We learned in December that Rangers pitcher Jake Diekman would be undergoing surgery to treat ulcerative colitis, an inflammatory bowel disease. I don’t suspect that anyone who has not either had or known someone who has had ulcerative colitis was aware of just how major this surgery was.
Today Evan Grant reports on Diekman’s surgery and his road ahead. It’s a notably major procedure, almost unprecedented for top flight athletes:
Rangers reliever Jake Diekman on Wednesday took the first step in the long road back to pitching for the club, undergoing a successful four-hour procedure to remove his colon, which has been wrecked by ulcerative colitis. Diekman, who turned 30 last week, will miss at least the first half of the season while recovering from a series of procedures to create a reservoir known as a J-pouch to account for the loss of the colon.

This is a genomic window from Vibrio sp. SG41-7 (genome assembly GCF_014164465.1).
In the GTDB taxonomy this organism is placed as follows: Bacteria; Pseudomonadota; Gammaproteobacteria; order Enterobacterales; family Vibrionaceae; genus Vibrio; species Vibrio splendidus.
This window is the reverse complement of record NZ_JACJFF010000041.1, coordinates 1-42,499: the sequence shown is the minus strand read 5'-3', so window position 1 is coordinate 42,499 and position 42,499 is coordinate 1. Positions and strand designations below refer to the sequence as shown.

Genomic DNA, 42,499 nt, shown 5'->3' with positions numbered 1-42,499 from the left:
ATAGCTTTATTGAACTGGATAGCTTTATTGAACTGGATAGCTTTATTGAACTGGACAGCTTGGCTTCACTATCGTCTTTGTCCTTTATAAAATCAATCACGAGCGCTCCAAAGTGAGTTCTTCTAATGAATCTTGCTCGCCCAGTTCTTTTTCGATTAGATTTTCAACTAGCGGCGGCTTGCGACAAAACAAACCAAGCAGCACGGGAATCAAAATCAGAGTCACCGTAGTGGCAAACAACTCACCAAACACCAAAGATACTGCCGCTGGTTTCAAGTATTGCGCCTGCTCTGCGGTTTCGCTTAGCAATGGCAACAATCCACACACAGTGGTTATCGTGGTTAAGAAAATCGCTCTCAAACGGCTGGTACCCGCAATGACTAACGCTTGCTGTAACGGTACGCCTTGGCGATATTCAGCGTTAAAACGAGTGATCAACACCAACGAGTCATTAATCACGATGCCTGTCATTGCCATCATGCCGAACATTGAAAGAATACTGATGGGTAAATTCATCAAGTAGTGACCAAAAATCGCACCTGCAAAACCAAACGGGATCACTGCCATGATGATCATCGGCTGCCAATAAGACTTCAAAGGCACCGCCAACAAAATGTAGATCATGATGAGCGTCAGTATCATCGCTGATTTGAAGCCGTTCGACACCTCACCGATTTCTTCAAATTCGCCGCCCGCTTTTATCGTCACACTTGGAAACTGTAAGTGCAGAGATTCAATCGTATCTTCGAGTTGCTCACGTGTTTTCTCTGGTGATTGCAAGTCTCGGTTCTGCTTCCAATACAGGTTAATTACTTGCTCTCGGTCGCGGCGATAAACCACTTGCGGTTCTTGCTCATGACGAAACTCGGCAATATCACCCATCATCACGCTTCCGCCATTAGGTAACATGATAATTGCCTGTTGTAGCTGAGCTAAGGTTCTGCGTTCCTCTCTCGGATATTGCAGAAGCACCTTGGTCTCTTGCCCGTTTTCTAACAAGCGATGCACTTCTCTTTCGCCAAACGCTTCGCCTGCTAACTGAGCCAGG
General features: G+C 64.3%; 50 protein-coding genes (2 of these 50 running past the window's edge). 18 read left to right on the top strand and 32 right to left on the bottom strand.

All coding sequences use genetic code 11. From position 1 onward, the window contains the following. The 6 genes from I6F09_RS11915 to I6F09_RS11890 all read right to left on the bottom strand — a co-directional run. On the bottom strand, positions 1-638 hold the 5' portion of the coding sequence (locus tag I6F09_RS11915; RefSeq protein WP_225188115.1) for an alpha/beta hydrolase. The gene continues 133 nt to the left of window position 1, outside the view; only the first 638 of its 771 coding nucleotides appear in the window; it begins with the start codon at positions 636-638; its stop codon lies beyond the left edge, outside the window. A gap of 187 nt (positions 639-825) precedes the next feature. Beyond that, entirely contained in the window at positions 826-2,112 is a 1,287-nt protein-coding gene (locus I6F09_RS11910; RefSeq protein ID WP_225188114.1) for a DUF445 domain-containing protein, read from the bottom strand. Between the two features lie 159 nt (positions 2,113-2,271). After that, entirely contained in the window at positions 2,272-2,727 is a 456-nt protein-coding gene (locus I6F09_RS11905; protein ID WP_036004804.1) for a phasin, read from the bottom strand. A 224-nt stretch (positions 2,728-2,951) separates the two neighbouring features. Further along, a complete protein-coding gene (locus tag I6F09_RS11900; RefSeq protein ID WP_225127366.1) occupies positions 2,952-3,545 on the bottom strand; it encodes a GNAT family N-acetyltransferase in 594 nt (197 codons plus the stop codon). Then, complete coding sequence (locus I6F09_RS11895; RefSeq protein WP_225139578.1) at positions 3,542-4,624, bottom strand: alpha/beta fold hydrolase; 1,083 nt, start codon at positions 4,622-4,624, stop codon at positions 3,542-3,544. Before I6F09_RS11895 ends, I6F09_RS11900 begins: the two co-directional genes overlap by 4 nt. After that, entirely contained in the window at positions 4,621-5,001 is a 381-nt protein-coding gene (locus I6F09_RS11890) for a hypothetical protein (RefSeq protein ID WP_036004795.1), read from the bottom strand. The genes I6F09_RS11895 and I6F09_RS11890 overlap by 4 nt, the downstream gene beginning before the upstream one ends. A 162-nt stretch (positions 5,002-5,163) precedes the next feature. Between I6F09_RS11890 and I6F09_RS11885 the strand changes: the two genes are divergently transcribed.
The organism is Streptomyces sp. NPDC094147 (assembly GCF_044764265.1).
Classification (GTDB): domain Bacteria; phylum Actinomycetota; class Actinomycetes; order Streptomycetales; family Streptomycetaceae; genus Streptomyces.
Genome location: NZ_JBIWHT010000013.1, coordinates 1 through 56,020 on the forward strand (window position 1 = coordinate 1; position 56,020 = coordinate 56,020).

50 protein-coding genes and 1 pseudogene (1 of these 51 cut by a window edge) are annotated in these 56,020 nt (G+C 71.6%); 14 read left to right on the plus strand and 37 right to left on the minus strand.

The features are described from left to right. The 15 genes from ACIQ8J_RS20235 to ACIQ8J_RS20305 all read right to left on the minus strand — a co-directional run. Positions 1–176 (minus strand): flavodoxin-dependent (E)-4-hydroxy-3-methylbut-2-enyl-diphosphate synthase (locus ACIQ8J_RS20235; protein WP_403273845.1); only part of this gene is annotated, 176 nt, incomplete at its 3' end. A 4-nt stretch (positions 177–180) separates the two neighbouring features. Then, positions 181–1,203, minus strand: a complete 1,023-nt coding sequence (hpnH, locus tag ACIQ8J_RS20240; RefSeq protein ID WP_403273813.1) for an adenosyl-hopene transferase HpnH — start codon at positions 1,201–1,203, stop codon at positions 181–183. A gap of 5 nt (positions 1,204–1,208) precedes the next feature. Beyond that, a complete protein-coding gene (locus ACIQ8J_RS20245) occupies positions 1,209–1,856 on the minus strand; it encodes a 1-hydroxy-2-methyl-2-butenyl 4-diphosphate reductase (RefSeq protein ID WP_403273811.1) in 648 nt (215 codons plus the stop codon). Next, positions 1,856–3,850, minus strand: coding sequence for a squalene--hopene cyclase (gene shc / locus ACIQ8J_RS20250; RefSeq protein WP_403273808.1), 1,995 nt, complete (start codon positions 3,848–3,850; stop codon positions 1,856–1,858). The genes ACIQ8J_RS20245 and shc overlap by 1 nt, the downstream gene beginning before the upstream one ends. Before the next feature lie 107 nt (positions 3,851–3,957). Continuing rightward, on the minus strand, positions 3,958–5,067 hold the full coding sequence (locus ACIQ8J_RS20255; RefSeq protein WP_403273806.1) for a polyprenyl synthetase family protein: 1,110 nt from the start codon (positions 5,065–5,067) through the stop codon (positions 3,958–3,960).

This is obviously not a mere tuneup, and there will be further procedures.
Diekman, a long time spokesman for the disease he’s had since he was 11, is doing video diaries about his medical journey, the first of which can be viewed at the bottom of Grant’s piece.
If and when Diekman makes it back to a big league mound — and it’s expected he will, albeit after an extended rehabilitation — it will be one of the more remarkable comebacks in recent memory.